As at least 25 Republican members of the House plan to retire at their end of their terms this year, GOP leaders will face an uphill battle to retake the majority in November, according to political analysts.
Meanwhile, just nine Democrats are calling it quits, while one — Rep. Jeff Van Drew of New Jersey — switched over to the GOP last month.
“Members retire for many different reasons, but an overarching theme is this: It’s just not much fun to serve in the minority,” Kyle Kondik, managing editor for Sabato’s Crystal Ball, told the Washington Times.
As the Times noted further, each party has also had a member resign under ethics clouds.
Rep. Duncan Hunter, California Republican, will leave after Congress returns from its Christmas break following a guilty plea to campaign finance charges.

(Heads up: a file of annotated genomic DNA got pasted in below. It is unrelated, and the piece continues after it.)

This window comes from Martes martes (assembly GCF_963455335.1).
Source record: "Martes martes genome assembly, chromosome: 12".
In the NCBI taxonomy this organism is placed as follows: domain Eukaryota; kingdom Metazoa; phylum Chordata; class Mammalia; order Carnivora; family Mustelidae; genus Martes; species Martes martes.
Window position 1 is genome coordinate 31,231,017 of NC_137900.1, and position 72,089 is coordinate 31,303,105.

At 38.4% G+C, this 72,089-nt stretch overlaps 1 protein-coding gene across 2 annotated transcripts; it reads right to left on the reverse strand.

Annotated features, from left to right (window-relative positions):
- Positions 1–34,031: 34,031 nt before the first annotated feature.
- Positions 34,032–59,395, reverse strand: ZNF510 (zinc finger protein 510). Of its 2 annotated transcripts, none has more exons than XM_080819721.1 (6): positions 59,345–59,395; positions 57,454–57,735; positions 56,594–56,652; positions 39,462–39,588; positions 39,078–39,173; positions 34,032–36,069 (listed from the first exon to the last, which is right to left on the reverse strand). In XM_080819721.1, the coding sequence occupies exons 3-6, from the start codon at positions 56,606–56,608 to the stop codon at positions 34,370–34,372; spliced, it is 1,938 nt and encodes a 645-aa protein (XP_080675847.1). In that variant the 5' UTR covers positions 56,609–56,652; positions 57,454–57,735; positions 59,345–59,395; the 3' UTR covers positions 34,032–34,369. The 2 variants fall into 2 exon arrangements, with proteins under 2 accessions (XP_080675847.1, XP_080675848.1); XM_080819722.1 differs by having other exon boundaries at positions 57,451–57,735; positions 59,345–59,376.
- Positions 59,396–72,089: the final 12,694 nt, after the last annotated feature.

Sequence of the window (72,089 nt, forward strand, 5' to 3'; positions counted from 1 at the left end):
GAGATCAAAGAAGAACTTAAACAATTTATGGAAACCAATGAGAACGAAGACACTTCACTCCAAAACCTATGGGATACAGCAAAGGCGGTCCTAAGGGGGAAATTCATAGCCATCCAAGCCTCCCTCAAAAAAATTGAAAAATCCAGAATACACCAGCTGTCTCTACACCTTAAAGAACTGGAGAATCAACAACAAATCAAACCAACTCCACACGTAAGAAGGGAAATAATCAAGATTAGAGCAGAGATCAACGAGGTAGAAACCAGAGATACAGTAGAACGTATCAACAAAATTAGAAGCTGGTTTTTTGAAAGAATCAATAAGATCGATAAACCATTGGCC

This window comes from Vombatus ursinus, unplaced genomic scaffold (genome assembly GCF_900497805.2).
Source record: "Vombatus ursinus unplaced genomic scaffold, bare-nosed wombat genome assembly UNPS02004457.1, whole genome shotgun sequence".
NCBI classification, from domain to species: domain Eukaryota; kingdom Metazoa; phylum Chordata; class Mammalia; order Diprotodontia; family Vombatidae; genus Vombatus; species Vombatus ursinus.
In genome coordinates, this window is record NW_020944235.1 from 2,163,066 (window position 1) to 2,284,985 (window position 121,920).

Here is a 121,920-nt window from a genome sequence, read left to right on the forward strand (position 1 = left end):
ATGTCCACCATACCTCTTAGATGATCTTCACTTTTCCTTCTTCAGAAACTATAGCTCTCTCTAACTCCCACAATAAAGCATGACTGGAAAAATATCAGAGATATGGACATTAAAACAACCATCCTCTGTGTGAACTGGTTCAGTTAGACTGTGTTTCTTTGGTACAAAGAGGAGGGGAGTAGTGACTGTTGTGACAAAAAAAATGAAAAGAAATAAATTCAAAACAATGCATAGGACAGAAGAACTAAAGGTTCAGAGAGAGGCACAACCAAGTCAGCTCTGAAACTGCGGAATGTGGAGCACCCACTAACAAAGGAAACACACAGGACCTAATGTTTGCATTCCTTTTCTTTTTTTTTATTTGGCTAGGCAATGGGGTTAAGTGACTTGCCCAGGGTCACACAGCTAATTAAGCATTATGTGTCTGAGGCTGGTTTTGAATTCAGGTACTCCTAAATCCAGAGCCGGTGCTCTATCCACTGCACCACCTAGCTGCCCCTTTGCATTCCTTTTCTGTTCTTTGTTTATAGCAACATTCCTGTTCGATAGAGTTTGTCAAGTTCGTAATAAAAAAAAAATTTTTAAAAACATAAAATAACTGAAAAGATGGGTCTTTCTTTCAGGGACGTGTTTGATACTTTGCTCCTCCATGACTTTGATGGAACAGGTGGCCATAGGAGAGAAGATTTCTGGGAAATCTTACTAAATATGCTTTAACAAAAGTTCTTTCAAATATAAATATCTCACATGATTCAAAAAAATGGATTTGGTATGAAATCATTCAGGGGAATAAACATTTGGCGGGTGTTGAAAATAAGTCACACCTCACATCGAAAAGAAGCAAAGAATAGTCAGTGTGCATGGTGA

Democratic Rep. Katie Hill, also of California, resigned amid a House ethics investigation into multiple allegations that she engaged in romantic relationships with staffers.
Hill’s charges were bolstered after the publication of nude photos of her smoking a bong and combing the hair of a 22-year-old female staffer.
The number of GOP retirements is approaching the number reached prior to the 2018 midterms, when 23 Republican House members retired and three senators left.
While some districts of retiring Republicans may be in play for Democrats, not all of them are in danger of turning blue, analysts noted.
In fact, most seats being vacated by Republicans are in safe districts, including House Freedom Caucus chair Mark Meadows (R-N.C.), who announced recently that he will also leave.
“My seat will be a Republican,” Meadows told The Times. “And so I think reading anything into my decision, other than it was the time and the season for me to exit, would be misdirected.”
Republicans need to regain 19 seats in order to capture the majority.